Listen

News 88.9 KNPR
Classical 89.7 KCNV

member station

KNPR

Las Vegas Filmmaker Details The Native Americans Of The Civil War

ely_s._parker.jpg

"Ely S. Parker" by Mathew Brady (uploaded by Hlj) - http://research.archives.gov/description/528267. Licensed under Public Domain via Commons - https://commons.wikimedia.org

Ely Samuel Parker, was a Seneca attorney, engineer, and tribal diplomat. He was commissioned a lieutenant colonel during the American Civil War, when he served as adjutant to General Ulysses S. Grant. He was one of only two Native Americans to earn a general's rank in the Civil War.

It’s a lesser-known aspect of American history: Native Americans fought in the Civil War.

Filmmaker Stan Armstrong tells this story in his documentary, “Native Americans of the Civil War.”

INTERVIEW HIGHLIGHTS:

When did you hear about this part of history that few people know about?

"I've always been a history buff. Probably back at UNLV taking African-American studies classes."

Did they fight voluntarily?

"Some did, some didn't. We really have to put ourselves back in that time and era. For these men, a lot was necessity for economics, some did it for adventure. Certainly, the Southern Indians, we're talking about the five so-called civilized tribes... most of those guys fought for the South. The Cherokee were slave holders. They were very big slave holders and tried to assimilate into European culture."

Were tribes ever split with some fighting for the North and others for the South?

"Oh yeah, Some Cherokees fought for the North and some fought for the South. When we talk about the Civil War, it was a very ambiguous time where brothers fought against brothers, cousins fought against cousins. And for the Native Americans, it certainly was part of their every day life too. They were swept up in the war"

Support comes from

What were the Native Americans fight for?

"Probably the same thing that African-Americans were fighting for that Irish-Americans were fighting for to show that they were Americans. To show that they believe not only in this country but where ever they supported, if it was the South or it was the North"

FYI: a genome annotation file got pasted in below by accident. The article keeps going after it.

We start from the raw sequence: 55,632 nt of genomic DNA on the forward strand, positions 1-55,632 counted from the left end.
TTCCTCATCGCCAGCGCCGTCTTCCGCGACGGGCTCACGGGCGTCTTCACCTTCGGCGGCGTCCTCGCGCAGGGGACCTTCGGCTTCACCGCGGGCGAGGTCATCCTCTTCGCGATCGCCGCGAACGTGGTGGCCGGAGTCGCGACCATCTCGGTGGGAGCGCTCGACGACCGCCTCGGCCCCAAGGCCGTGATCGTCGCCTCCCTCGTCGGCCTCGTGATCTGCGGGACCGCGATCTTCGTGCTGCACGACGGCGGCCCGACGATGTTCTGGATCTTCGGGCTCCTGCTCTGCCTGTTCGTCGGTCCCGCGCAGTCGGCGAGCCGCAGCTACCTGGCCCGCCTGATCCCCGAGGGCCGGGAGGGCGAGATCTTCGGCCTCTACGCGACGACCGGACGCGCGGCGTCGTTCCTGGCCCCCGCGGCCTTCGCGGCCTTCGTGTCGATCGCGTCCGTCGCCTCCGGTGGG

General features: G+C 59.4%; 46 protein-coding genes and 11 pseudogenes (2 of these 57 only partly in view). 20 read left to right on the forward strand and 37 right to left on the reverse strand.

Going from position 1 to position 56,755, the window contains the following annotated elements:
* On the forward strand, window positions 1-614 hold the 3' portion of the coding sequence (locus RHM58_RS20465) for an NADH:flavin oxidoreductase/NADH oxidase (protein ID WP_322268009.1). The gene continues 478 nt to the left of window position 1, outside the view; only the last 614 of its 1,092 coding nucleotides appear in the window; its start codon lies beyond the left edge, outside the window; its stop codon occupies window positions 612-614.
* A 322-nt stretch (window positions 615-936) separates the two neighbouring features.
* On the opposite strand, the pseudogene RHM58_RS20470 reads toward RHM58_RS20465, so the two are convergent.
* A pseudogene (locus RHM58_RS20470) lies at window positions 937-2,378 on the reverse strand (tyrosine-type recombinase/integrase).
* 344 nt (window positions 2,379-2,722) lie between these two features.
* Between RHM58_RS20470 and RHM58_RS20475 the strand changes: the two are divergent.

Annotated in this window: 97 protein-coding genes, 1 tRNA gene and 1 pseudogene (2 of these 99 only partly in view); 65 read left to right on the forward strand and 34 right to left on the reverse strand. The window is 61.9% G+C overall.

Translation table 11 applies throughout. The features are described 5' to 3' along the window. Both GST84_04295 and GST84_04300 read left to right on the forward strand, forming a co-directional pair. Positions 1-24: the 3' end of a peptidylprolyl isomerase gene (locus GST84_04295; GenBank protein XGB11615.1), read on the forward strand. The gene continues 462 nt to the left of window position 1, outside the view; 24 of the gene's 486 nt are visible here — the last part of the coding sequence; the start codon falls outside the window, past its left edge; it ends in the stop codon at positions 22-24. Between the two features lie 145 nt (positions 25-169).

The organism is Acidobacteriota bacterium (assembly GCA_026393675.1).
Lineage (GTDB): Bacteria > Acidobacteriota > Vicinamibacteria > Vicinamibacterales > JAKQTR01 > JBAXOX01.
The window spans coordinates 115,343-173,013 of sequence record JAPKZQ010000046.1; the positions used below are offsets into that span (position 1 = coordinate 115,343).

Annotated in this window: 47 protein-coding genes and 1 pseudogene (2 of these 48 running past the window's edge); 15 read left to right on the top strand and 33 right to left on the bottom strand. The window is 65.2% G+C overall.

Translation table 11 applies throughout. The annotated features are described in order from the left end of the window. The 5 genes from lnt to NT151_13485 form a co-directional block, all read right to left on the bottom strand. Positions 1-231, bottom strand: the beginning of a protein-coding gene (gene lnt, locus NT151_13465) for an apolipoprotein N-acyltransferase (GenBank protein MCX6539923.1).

What was the relationship like between Native Americans and African Americans?

"It wasn't really that great. There are a lot of African Americans today that are trying to get reparation from the Cherokee Nation. But you have to understand to that the Cherokee didn't really keep great records either."

Were the Native Americans in segregated? Or did they fight along side white soldiers?

"No, they were segregated. The First Colored Kansas Regiment had a group of Indians, as well as Indians who fought in the Battle of the Crater. The were comprised of African Americans, as well as Native Americans and General Grant praised the Native Americans as well as the African Americans, who went inside the crater. And so many of these brave men as well as all Americans, lost their lives in that battle."

Tell us about Ely Parker:

"Ely Parker was a Seneca Indian. A very smart man. He and his brother Isaac Newton Parker joined the Union Army, lived in upstate New York. He was studying for the law at the time. 

Grant really trusted him completely. Ely Parker probably had the same attitude that a lot of let's say white men had fighting for the Union Army at that time to keep the Union free. To bring the Union together."

How did these Native American soldiers fair after the war?

"Ten, 20 years later, Confederate Armies and groups would have reunions and in the reunion pictures you'll see a lot of Native Americans with a lot of these Confederate soldiers who fought at let's say the Battle of Gettysburg or Pea Ridge and they're sitting there some 20 years later amongst their peers proud as peacocks."

The film will be screened Saturday at the West Las Vegas Library at 2 p.m. And the filmmaker will be there to moderate a discussion, along with  Leon Yazzie of Desert Rose Productions.

Clip 1 from 'Native Americans of the Civil War'

 

Guests

Stan Armstrong, documentary filmmaker and instructor of Afro-American Studies at UNLV

You won’t find a paywall here. Come as often as you like — we’re not counting. You’ve found a like-minded tribe that cherishes what a free press stands for.  If you can spend another couple of minutes making a pledge of as little as $5, you’ll feel like a superhero defending democracy for less than the cost of a month of Netflix.